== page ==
|Italian center-left leader Pier Luigi Bersani gestures during a RAI1 television program in Rome, capital of Italy, Jan. 10, 2013. (Xinhua File Photo/Alberto Lingria)
By Eric J. Lyman
ROME, Feb. 14 (Xinhua) -- With the start of voting that will select Italy's next prime minister just 10 days away, a 54-year-old president of the tiny left-wing party Left Ecology Freedom has moved to center stage as the campaign of front runner Pier Luigi Bersani sputters in the face of a media barrage from rival Silvio Berlusconi.
Italian law prohibits any official polls from being released after Feb. 8, but the last set of polls showed that Bersani's lead over Berlusconi, which had been 17 percentage points in December, had shrunk to around 5 points. And it may be even closer now: an internal Berlusconi poll leaked to the press shows the controversial billionaire just 2 points behind Bersani.
Officials from the Bersani campaign insist they are not worried, but speculation is on the rise that Bersani is being forced to choose between Nichi Vendola, the openly gay leader of Left Ecology Freedom and incumbent Prime Minister Mario Monti, who, according to the last round of polls, is running a very distant third among likely voters.
Vendola and Monti, a centrist, both say they refuse to be part of a coalition that includes the other.
There's little doubt that Monti's support would help Bersani much more than Vendola will: in the final polls, Monti had support of around 12 percent of the electorate, compared to around 1 percent for Vendola. But Vendola has been a faithful Bersani ally since the start, while Monti has run his own campaign against Bersani and Berlusconi.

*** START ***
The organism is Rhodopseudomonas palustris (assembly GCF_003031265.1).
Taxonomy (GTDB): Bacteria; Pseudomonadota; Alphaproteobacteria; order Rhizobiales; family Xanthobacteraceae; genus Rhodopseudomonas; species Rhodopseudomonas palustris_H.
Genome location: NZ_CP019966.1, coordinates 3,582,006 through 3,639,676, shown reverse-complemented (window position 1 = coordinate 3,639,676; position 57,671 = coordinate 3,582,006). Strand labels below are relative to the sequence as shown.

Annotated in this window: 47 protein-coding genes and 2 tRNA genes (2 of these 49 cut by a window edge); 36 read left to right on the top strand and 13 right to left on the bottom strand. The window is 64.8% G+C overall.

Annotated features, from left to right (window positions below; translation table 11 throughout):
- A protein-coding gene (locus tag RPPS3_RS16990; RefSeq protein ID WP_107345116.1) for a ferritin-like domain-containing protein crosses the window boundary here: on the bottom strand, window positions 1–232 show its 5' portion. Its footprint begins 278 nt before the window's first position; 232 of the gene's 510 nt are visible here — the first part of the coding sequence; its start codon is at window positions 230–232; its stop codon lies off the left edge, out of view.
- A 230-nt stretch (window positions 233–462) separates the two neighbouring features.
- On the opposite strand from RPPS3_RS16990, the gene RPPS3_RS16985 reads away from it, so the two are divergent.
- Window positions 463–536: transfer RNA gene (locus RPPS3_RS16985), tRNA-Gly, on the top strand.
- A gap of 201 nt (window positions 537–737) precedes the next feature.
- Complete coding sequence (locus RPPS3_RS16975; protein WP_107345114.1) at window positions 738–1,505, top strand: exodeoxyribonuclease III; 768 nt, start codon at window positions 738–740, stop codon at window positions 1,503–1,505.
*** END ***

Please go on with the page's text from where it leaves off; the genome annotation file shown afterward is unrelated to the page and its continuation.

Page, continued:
Bersani has said he has no intentions of dropping Vendola from his coalition, though he has not closed the door on discussions with Monti, and Monti insists he is remaining in the race in order to win it. But the question remains: would Bersani make a change if it became the difference between winning and losing?
"That is the big question," said political scientist Antonio d'Ancona, from Verona University. "If Bersani had to choose between sticking with Vendola and Berlusconi becoming prime minister, to pushing Vendola out, joining with Monti, and winning the election, which would he choose?"
Monti opposes legalizing gay marriage in Italy, one of Vendola's main issues, while Vendola has said Monti's economic policies are too harsh. The two men are thought to dislike each other personally.
Berlusconi is a polarizing figure in Italy. A powerful media mogul, he has been prime minister three times before. But he is also known for personal and legal scandals, and he was forced to resign from his last government in November 2011 when it appeared Italy was at risk for falling victim to the European debt crisis. Monti replaced him as the head of a technocrat government that has been in power since then.
Monti's austerity measures have pulled Italy back from the brink of economic collapse, but they have been very painful for most Italians, suffering from the weight of reduced government services, a higher overall tax burden, and moribund economic growth. Those difficulties have cost Monti in his pursuit of a term as the head of an elected government.
Berlusconi is running against Monti's record, promising to lower taxes and reinstate some of the spending programs Monti eliminated, and he says he has a plan to speed up economic growth. He has also promised to resist many of the mandates from the European Union, which he says Monti -- a former European Commissioner -- has been too eager to follow.
Bersani seems at least open to broaching the subject: "I have always said that I want 51 percent, but that I'd be ready to turn to other that are against Berlusconi ... if I had 49 percent. And so I am ready to turn to other groups, including Monti," Bersani said.
A linkup between Bersani and Monti might give Berlusconi a small boost by allowing him to tarnish Bersani with the same anti-Monti charges that he would be too pro-Europe.
But pollsters say there is little doubt that even if there were a few defections from a Bersani-Monti alliance, and even if it helped Berlusconi step up his rhetoric another notch, that the Bersani-Monti team would have a comfortable lead in both houses of parliament.